Health as a human right: an epidemiologist's perspective on the public health

Am J Public Health. 1993 Mar;83(3):418-26. doi: 10.2105/ajph.83.3.418.


The modern idea of health as a human right is examined, as it evolved from the 18th century, in terms of its origins, its essential content, and 20th-century attempts at implementation. Equity for social groups is seen as a guiding principle. Two attempts at implementation, in Britain and in Cuba, are examined for their effects on equity in health service and in health states. The British National Health Service achieved equity between social classes in services but failed to achieve it in health states (as measured by mortality). Deficiencies in commitment to public health services, it is argued, contributed largely to this failure. The Cuban experiment appears to have moved beyond equity solely in services and toward equity in health states. This success reflects an overall Cuban commitment to the public health. Two important elements of that commitment are, first, continuous evaluation with flexible response and, second, community involvement.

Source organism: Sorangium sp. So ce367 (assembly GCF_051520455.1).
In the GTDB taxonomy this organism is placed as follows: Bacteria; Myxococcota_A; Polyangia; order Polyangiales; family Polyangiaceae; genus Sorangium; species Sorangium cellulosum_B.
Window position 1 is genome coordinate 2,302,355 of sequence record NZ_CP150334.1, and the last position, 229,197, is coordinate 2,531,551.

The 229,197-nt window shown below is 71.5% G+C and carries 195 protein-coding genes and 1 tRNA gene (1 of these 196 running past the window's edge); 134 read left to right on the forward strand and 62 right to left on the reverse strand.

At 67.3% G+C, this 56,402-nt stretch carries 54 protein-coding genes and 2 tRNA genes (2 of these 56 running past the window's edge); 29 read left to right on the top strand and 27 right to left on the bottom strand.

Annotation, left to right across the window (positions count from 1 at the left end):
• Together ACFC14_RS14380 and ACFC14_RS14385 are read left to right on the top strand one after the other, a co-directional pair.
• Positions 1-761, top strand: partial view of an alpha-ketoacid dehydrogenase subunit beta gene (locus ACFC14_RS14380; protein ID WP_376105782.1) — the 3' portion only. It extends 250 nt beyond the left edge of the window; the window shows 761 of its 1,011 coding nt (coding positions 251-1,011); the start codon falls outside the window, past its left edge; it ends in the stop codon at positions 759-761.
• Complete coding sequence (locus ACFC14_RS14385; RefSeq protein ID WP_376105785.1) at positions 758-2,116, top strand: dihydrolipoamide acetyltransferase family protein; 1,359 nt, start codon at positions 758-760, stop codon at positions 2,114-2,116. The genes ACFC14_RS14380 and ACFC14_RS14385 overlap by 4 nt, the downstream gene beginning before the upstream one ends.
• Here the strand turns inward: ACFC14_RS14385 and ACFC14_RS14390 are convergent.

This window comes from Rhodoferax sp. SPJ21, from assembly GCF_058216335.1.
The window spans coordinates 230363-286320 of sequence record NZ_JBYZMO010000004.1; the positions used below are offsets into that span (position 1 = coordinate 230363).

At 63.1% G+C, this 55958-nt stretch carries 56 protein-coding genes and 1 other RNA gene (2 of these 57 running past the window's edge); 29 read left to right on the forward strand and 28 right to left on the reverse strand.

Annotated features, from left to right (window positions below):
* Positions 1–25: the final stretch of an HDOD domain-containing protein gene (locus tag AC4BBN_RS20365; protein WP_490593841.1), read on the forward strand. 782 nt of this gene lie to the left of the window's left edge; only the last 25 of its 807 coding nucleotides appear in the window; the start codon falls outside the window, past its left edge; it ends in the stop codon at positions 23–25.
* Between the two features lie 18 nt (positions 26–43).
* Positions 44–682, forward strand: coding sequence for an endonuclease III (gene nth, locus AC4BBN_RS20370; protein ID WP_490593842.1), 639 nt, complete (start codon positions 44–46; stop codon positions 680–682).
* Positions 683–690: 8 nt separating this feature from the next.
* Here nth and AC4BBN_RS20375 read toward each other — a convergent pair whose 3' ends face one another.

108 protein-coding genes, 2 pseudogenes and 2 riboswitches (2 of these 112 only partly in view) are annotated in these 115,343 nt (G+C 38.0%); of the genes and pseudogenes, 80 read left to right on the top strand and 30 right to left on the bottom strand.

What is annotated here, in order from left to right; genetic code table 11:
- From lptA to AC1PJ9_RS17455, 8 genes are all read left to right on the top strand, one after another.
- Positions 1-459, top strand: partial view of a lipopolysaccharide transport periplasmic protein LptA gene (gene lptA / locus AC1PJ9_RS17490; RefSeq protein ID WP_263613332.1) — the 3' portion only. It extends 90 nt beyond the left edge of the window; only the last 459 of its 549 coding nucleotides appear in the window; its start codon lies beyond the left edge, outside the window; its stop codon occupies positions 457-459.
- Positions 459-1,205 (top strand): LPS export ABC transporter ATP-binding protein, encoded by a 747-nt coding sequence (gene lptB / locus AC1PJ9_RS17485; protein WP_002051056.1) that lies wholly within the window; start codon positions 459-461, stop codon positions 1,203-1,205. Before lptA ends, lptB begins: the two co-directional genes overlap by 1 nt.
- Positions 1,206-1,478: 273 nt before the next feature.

Publication types

  • Historical Article
  • Research Support, Non-U.S. Gov't

MeSH terms

  • Cuba
  • Female
  • Health Services Accessibility
  • Health Status
  • History, 20th Century
  • Human Rights / history*
  • Humans
  • Internationality*
  • Male
  • National Health Programs / history
  • Public Health / history*
  • State Medicine / history
  • United Kingdom